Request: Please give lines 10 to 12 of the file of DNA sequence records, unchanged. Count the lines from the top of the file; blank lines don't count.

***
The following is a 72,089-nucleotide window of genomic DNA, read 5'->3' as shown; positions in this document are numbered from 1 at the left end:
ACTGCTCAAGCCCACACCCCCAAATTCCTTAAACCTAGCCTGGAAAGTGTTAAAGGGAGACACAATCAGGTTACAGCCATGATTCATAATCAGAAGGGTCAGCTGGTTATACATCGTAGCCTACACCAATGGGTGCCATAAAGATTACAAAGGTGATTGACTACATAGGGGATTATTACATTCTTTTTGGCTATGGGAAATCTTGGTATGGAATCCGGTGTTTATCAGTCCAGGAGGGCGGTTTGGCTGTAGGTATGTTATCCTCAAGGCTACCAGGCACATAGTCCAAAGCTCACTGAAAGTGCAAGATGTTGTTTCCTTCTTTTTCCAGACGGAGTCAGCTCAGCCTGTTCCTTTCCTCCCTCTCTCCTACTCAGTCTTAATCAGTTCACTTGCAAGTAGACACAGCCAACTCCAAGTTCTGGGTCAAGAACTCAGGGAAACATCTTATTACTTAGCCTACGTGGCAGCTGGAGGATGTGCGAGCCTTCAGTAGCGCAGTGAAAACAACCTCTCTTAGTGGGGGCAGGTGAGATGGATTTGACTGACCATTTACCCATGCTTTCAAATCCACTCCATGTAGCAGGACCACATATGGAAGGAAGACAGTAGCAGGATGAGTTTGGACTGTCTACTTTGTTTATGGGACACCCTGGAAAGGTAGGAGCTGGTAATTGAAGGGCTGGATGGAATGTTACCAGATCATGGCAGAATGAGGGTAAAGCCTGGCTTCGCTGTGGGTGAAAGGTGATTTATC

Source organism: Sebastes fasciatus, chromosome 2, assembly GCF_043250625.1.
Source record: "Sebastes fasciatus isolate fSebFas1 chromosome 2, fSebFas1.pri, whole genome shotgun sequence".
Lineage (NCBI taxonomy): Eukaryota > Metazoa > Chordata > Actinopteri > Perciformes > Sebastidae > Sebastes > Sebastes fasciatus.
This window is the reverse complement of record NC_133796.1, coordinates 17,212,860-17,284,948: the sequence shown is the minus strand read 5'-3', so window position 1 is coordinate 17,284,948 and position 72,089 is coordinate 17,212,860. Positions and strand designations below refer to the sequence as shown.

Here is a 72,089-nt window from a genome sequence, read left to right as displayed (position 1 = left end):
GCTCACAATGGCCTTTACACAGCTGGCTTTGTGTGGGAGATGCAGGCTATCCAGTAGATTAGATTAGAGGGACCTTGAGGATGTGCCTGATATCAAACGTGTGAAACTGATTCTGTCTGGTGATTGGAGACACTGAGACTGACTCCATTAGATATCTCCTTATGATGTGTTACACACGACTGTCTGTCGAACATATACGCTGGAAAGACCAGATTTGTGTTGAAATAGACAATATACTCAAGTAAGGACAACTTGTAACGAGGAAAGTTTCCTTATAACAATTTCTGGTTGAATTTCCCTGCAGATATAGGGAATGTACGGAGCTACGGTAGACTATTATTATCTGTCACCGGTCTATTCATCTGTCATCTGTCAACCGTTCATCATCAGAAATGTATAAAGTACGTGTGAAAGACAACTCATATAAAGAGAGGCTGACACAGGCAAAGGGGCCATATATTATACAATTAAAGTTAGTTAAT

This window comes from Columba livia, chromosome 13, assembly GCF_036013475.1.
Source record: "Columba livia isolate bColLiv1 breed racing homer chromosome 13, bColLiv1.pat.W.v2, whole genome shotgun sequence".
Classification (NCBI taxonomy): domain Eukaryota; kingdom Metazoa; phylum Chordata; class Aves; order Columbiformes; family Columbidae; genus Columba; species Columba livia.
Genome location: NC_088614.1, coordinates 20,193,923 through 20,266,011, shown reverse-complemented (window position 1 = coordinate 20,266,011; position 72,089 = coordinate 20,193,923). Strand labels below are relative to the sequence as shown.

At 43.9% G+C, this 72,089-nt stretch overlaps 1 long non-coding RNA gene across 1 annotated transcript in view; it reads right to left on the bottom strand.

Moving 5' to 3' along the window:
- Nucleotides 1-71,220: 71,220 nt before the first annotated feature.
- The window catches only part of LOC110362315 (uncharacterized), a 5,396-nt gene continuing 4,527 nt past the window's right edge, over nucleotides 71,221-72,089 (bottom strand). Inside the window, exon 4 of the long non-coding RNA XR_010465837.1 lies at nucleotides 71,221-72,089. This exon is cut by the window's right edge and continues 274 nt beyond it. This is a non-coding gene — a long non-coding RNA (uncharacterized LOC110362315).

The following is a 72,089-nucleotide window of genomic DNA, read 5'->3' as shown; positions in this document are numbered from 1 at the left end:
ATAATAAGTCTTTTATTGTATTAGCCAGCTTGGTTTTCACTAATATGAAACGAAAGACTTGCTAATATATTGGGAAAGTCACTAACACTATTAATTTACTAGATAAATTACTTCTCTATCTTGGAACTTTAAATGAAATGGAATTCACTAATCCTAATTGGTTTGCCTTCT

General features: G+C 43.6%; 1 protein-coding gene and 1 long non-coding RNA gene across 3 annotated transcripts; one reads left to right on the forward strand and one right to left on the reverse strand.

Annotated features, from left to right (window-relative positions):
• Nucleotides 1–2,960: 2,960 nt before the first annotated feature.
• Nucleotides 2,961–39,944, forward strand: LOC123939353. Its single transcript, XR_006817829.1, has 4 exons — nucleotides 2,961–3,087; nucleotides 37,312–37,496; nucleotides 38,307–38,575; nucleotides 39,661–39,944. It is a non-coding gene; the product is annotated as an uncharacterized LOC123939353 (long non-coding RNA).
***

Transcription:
Source record: "Columba livia isolate bColLiv1 breed racing homer chromosome 13, bColLiv1.pat.W.v2, whole genome shotgun sequence".
Classification (NCBI taxonomy): domain Eukaryota; kingdom Metazoa; phylum Chordata; class Aves; order Columbiformes; family Columbidae; genus Columba; species Columba livia.
Genome location: NC_088614.1, coordinates 20,193,923 through 20,266,011, shown reverse-complemented (window position 1 = coordinate 20,266,011; position 72,089 = coordinate 20,193,923). Strand labels below are relative to the sequence as shown.